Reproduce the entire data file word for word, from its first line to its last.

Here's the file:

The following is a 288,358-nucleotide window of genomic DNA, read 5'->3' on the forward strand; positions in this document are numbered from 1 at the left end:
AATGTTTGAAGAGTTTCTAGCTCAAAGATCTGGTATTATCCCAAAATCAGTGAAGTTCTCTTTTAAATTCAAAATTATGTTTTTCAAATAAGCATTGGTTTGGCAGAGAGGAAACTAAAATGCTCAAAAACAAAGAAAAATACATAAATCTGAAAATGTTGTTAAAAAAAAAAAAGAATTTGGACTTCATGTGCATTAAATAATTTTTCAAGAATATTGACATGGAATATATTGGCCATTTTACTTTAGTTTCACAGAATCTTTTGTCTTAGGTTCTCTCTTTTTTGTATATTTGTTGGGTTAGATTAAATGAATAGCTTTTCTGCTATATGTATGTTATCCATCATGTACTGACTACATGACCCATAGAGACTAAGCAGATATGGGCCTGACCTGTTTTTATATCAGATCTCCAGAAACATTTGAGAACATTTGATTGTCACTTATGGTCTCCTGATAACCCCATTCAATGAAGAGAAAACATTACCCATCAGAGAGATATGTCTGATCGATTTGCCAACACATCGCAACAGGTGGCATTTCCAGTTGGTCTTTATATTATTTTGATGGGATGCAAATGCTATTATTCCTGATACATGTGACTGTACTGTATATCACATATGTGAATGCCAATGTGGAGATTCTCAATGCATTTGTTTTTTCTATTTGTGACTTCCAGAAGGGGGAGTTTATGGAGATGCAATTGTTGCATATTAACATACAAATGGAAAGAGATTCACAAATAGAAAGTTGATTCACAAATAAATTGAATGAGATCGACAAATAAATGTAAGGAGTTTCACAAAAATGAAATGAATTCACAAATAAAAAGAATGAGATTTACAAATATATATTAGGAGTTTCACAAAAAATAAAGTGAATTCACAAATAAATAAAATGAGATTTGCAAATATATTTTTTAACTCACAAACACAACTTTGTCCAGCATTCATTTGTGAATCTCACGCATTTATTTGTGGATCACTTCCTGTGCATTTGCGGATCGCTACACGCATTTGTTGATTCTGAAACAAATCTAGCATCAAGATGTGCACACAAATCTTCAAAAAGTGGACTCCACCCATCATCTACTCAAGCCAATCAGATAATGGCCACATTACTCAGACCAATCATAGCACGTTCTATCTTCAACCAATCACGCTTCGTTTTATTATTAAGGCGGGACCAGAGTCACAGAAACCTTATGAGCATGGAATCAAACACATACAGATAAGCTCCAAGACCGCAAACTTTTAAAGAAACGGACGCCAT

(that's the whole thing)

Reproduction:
The following is a 288,358-nucleotide window of genomic DNA, read 5'->3' on the forward strand; positions in this document are numbered from 1 at the left end:
AATGTTTGAAGAGTTTCTAGCTCAAAGATCTGGTATTATCCCAAAATCAGTGAAGTTCTCTTTTAAATTCAAAATTATGTTTTTCAAATAAGCATTGGTTTGGCAGAGAGGAAACTAAAATGCTCAAAAACAAAGAAAAATACATAAATCTGAAAATGTTGTTAAAAAAAAAAAAGAATTTGGACTTCATGTGCATTAAATAATTTTTCAAGAATATTGACATGGAATATATTGGCCATTTTACTTTAGTTTCACAGAATCTTTTGTCTTAGGTTCTCTCTTTTTTGTATATTTGTTGGGTTAGATTAAATGAATAGCTTTTCTGCTATATGTATGTTATCCATCATGTACTGACTACATGACCCATAGAGACTAAGCAGATATGGGCCTGACCTGTTTTTATATCAGATCTCCAGAAACATTTGAGAACATTTGATTGTCACTTATGGTCTCCTGATAACCCCATTCAATGAAGAGAAAACATTACCCATCAGAGAGATATGTCTGATCGATTTGCCAACACATCGCAACAGGTGGCATTTCCAGTTGGTCTTTATATTATTTTGATGGGATGCAAATGCTATTATTCCTGATACATGTGACTGTACTGTATATCACATATGTGAATGCCAATGTGGAGATTCTCAATGCATTTGTTTTTTCTATTTGTGACTTCCAGAAGGGGGAGTTTATGGAGATGCAATTGTTGCATATTAACATACAAATGGAAAGAGATTCACAAATAGAAAGTTGATTCACAAATAAATTGAATGAGATCGACAAATAAATGTAAGGAGTTTCACAAAAATGAAATGAATTCACAAATAAAAAGAATGAGATTTACAAATATATATTAGGAGTTTCACAAAAAATAAAGTGAATTCACAAATAAATAAAATGAGATTTGCAAATATATTTTTTAACTCACAAACACAACTTTGTCCAGCATTCATTTGTGAATCTCACGCATTTATTTGTGGATCACTTCCTGTGCATTTGCGGATCGCTACACGCATTTGTTGATTCTGAAACAAATCTAGCATCAAGATGTGCACACAAATCTTCAAAAAGTGGACTCCACCCATCATCTACTCAAGCCAATCAGATAATGGCCACATTACTCAGACCAATCATAGCACGTTCTATCTTCAACCAATCACGCTTCGTTTTATTATTAAGGCGGGACCAGAGTCACAGAAACCTTATGAGCATGGAATCAAACACATACAGATAAGCTCCAAGACCGCAAACTTTTAAAGAAACGGACGCCAT